Solar equipment manufacturers, EPCs and power plant owners and operators commonly face the challenge of keeping their fleet, machinery and other assets working efficiently, while also reducing the cost of maintenance and time-sensitive repairs. Considering the aggressive timelines set for solar-focused organizations, it is crucial to identify the cause of potential faults or failures before they have an opportunity to occur.
By proactively identifying potential issues via artificial intelligence, solar companies can turn equipment sensor data into actionable insights in order to more effectively deploy maintenance services and improve equipment uptime.
Predictive maintenance approach
The underlying architecture of a predictive maintenance model is fairly uniform irrespective of its end applications. The analytics usually reside on a host of IT platforms, but these layers are systematically described as:
- Data acquisition and storage (either on the cloud or at the edge)
- Data transformation — conversion of raw data for machine learning models
- Condition monitoring — alerts based on asset operating limits
- Asset health evaluation — generating diagnostic records based on trend analysis if asset health has already started declining
- Prognostics — generating predictions of failure through machine learning models and estimating remaining life
- Decision support system — recommendations of best actions
- Human interface layer — making all information accessible in an easy-to-understand format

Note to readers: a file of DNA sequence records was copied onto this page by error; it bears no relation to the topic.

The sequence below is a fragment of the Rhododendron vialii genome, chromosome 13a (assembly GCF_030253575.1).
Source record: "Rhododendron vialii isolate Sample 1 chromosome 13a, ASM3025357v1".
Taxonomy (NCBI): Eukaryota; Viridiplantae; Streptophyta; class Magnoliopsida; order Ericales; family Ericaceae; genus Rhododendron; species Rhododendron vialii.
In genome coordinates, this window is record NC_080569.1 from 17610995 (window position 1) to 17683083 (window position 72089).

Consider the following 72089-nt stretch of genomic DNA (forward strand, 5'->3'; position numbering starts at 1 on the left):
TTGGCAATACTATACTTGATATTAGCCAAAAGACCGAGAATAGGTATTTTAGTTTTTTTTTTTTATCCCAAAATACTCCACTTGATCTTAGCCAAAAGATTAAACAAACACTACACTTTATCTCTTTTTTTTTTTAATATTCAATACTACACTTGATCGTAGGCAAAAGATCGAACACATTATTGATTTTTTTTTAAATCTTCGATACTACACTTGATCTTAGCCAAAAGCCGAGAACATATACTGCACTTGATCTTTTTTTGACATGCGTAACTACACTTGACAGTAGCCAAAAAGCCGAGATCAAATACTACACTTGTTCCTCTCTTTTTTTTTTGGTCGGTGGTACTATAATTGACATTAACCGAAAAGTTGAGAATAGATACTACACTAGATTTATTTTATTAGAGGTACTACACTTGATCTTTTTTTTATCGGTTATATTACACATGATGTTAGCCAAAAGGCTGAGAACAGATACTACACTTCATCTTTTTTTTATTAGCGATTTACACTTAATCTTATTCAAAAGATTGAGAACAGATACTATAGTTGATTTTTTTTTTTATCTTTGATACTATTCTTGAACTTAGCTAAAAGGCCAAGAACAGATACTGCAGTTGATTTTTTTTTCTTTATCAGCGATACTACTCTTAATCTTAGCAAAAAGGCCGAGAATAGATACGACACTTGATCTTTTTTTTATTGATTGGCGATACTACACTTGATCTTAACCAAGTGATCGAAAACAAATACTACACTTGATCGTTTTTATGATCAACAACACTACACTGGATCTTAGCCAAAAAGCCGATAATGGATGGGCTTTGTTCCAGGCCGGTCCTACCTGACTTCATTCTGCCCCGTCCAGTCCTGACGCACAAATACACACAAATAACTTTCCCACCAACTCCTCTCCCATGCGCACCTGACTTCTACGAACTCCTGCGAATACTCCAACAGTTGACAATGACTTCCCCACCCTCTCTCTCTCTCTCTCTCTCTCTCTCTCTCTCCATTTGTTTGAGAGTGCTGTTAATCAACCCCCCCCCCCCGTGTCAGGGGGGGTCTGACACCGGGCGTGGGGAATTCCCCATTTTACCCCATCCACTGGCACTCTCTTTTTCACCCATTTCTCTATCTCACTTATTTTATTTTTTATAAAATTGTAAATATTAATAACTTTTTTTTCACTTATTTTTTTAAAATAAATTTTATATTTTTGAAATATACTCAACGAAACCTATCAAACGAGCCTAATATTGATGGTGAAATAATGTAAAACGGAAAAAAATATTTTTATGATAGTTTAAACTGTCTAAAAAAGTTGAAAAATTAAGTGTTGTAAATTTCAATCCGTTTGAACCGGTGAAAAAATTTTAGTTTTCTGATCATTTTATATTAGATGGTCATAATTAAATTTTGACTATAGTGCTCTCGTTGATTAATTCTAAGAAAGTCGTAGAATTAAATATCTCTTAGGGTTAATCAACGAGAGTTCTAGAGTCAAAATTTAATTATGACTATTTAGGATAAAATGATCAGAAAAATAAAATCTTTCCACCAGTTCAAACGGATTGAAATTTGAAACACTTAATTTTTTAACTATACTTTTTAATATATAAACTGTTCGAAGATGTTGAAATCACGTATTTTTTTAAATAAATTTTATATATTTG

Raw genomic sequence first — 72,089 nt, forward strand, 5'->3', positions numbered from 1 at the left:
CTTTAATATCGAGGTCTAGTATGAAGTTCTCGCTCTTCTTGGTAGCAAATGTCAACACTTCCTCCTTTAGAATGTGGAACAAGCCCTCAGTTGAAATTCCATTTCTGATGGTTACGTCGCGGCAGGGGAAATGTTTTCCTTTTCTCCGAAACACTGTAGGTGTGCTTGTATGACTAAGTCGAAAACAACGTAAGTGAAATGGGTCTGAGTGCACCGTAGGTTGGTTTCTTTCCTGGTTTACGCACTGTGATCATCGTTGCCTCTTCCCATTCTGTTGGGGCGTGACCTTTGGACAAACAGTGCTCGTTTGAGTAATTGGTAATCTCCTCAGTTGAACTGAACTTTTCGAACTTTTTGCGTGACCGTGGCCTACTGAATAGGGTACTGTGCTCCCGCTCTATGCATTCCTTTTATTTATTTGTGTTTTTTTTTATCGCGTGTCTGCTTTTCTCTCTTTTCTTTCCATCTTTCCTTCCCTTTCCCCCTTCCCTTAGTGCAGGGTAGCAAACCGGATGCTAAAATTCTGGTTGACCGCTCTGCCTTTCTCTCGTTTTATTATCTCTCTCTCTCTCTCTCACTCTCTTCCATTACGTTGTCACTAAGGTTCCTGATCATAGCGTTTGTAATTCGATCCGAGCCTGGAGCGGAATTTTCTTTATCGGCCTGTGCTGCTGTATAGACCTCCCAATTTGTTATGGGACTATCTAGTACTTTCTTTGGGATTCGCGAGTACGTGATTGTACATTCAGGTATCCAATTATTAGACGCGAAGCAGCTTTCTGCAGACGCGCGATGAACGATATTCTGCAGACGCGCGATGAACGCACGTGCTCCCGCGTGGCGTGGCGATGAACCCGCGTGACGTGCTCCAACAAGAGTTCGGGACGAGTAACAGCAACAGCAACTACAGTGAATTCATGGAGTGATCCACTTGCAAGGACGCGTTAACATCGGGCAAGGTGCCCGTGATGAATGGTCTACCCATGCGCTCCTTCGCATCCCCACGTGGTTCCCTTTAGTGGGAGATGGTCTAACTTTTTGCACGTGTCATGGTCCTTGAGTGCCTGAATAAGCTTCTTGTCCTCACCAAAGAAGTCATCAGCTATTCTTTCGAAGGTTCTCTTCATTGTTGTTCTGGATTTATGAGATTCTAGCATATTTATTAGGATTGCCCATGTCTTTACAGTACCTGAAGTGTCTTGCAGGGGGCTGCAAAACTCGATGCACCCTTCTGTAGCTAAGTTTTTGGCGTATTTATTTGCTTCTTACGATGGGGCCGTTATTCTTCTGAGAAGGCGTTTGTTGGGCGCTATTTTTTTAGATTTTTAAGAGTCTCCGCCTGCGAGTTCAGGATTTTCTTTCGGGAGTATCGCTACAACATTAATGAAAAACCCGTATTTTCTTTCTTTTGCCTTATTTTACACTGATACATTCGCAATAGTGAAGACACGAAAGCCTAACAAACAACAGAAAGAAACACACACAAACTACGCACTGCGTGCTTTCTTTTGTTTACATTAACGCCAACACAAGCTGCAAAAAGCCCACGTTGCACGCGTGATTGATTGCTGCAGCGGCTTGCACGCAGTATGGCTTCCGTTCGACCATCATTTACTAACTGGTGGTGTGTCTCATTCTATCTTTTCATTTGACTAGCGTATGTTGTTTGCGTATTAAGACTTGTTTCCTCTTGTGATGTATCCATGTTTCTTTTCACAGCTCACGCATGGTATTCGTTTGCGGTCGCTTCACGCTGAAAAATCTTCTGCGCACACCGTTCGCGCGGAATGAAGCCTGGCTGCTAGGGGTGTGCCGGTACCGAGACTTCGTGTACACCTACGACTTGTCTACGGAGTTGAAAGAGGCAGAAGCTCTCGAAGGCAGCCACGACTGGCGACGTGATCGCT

Failure prediction, fault diagnosis, failure-type classification and recommendation of relevant maintenance actions are all a part of predictive maintenance methodology.
As solar customers become increasingly aware of the growing maintenance costs and downtime caused by unexpected machinery failures, predictive maintenance solutions are gaining even more traction. For energy companies in particular, this type of predictive maintenance can serve as a significant competitive advantage in front of customers.
The bigger players have already been using this methodology for more than a decade. Small- and medium-sized companies in the solar sector also can reap its advantages by keeping repair costs low and meeting initial operational costs.
Predictive maintenance is also a step ahead of preventive maintenance. As maintenance work is scheduled at preset intervals, maintenance technicians are informed of the likelihood of parts and components failing during the next work cycle and can take action to minimize downtime.
In addition to the advantages of controlling repair costs, avoiding warranty costs for failure recovery, reducing unplanned downtime and eliminating the causes of failure, predictive maintenance employs non-intrusive testing techniques to evaluate and compute asset performance trends. Additional methods used can include thermodynamics, acoustics, vibration analysis and infrared analysis.
What stakeholders need is a bankable analytics and engineering service partner who can help them leverage data science not only to predict embryonic asset failures, but also to eliminate them and take action in a timely manner.
Sean Otto leads business development for Cyient’s Advanced Analytics team.
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— Solar Builder magazine